Use-wear/residue analysis of small flakes and stemmed tools made of obsidian and quartz, from middle and late Holocene archaeological sites in Melanesia, indicates their use in piercing and cutting soft skin. This skin-working activity was possibly associated with occasional manufacture of items from animal skins but it is more likely these tools were used for tattooing, scarification or medical treatment of the human body. Tattooing by cutting and piercing and scarification are an integral aspect of social behaviour among peoples in the Pacific region. I argue that the practice of tattooing by cutting and piercing were both used in Melanesia in the middle Holocene, but tattooing by piercing became more common in the late Holocene.
Keywords: Melanesia, West New Britain, Vanuatu, use-wear/residue analysis, stemmed tools, flakes, obsidian, quartz
Much of the archaeological record in Melanesia consists of simple stone flakes with few recognisable types of retouched tools. This record restricts the use of some methodological approaches in the identification and explanation of prehistoric tool use strategies and their association with people's daily activities, subsistence strategies and settlement history. In contrast, microscopic examination of wear patterns and residues on tools and the experimental replication of tool function initiated by Kamminga (1982), Fullagar (1986) and Loy (Loy 1983, 1993, Loy et al. 1992) in the Pacific region have provided important insights into the function of stone artefacts. Further significant contributions have been made by integrated studies of prehistoric tools combining replication experiments with low and high powered microscopic analysis of wear and residues. (e.g. Barton and Fullagar 2006; Fullagar 1992, 1993a, 1993b, 1994, 1998, 2006; Fullagar et al. 1998, 2006; Haslam and Liston 2008; Kealhofer et al. 1999).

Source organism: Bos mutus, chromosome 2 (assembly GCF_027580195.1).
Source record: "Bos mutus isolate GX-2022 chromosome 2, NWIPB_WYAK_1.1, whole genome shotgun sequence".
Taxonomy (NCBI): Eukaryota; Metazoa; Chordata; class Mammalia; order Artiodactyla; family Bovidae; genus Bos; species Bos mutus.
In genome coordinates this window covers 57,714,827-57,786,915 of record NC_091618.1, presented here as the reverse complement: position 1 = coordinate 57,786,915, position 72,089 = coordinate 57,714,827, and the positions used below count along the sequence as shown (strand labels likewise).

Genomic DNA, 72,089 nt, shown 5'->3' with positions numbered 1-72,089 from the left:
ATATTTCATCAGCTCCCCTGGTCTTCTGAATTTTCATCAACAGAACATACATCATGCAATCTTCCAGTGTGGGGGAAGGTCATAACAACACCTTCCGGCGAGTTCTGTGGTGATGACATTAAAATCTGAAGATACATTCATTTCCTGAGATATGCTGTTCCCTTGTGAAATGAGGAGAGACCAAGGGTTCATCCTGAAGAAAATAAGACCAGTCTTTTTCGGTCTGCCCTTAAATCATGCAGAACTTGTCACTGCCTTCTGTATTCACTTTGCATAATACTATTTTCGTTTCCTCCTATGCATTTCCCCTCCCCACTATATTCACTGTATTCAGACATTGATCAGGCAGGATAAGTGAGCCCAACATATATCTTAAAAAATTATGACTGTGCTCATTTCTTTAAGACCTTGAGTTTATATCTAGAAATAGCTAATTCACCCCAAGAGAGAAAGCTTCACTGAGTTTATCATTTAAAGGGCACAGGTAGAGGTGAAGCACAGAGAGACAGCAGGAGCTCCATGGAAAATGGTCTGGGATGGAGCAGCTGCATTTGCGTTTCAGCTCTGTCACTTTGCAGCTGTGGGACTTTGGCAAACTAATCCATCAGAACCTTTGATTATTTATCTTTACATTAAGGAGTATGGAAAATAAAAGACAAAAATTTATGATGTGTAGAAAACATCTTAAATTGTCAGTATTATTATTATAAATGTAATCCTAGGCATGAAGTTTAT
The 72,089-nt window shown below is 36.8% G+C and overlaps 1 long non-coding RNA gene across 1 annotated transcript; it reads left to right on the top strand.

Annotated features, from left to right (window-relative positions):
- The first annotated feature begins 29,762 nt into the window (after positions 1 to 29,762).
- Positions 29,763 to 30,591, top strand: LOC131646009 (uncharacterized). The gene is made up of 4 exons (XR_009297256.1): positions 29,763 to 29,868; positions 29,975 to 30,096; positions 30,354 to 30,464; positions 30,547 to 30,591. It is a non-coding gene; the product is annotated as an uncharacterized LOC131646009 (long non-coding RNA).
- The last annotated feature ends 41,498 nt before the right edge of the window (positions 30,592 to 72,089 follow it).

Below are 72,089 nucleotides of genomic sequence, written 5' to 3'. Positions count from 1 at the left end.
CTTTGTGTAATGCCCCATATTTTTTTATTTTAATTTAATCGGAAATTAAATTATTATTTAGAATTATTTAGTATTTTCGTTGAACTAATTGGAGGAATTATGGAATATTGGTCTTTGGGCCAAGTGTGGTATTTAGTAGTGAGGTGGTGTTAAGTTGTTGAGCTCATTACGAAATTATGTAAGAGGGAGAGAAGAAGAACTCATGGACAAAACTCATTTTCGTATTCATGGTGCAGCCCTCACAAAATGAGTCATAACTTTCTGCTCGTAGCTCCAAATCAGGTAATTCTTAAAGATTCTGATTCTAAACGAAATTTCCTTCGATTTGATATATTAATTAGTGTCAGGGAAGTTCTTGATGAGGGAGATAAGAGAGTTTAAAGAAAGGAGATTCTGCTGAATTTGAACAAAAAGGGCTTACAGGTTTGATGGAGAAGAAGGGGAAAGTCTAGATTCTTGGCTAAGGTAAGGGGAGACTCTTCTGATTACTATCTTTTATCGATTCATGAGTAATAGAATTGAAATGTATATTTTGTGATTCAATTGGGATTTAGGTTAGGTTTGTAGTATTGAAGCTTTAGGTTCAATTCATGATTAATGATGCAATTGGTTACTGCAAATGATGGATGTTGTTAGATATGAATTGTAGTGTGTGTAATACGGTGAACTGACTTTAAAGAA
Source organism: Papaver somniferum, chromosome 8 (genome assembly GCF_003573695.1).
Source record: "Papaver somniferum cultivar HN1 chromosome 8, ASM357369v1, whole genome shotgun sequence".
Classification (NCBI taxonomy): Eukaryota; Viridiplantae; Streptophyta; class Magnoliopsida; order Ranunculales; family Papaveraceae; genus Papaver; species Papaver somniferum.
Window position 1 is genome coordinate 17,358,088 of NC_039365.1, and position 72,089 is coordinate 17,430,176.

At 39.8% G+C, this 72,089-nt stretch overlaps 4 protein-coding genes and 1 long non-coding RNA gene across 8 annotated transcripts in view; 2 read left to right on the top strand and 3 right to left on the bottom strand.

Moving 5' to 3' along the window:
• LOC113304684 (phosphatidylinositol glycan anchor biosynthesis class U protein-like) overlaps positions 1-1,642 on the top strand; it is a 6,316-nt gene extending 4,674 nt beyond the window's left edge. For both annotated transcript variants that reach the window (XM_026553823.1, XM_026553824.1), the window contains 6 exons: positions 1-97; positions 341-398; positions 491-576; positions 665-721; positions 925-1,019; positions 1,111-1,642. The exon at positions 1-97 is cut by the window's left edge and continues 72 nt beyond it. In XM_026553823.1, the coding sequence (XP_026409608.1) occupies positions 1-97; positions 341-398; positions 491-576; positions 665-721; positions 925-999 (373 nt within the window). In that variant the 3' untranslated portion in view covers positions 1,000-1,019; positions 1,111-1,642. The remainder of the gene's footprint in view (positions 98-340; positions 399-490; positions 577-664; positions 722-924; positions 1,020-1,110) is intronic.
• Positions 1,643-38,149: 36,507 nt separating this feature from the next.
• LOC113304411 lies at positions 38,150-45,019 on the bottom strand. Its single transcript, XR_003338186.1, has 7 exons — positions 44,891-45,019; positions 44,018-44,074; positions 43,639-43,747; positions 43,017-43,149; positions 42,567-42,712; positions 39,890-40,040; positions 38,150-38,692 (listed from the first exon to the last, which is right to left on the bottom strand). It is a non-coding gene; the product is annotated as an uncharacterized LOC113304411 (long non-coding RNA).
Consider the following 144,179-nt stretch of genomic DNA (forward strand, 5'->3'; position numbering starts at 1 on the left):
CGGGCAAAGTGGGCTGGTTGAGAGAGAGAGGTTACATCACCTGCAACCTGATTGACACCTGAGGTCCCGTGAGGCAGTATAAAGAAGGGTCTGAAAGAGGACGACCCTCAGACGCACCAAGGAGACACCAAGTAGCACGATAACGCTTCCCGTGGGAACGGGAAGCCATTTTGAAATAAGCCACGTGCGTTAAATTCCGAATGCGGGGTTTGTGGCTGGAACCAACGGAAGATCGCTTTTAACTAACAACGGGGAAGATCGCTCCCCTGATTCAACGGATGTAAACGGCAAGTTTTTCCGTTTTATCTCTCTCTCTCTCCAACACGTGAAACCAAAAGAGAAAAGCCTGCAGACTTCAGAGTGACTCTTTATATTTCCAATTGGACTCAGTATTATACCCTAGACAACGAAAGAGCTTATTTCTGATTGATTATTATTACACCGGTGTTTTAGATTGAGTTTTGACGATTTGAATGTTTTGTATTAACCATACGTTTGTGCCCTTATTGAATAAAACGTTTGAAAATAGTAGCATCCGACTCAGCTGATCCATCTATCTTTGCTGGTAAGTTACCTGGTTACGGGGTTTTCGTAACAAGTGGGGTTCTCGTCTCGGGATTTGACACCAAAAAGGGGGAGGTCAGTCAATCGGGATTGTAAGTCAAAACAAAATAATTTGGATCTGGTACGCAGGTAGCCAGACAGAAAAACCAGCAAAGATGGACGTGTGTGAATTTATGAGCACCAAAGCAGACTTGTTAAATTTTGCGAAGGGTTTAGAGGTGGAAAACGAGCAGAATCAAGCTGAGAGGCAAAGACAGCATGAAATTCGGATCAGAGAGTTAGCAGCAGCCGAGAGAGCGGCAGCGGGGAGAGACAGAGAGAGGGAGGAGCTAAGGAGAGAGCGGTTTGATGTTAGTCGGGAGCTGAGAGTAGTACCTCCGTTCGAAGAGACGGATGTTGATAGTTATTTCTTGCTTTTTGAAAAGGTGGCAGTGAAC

Ethnographic and linguistic accounts demonstrate that tattooing and scarification are widespread and socially important in the Pacific and that obsidian tools were used in these activities (e.g. Ambrose 2012; Barton 1918; Buckiand 1888; Krieger 1932; Parkinson  1999:48-50; Pawley 2007; Specht 1981). Therefore it is important to actually date the origin of this social activity. The earliest indirect evidence of possible tattooing in the archaeological record of the Pacific comes from decoration on Lapita pottery sherds. Kirch (1997:142-143) proposed that both body tattooing and pottery making were brought to Melanesia by Austronesian speakers and that methods similar to those used in tattooing were employed to create dentate-stamped Lapita pottery. The finds of decorated stylised human faces on ceramic vessels and figurine fragments depicting the face with pricked (or pierced) markings on the nose, cheeks and forehead (Green 2002; Kirch 1997:141-143; Summerhayes 1998; Torrence & White, 2001) are considered as a link between Southeast Asian and Pacific populations (Kirch 1997:143-144). …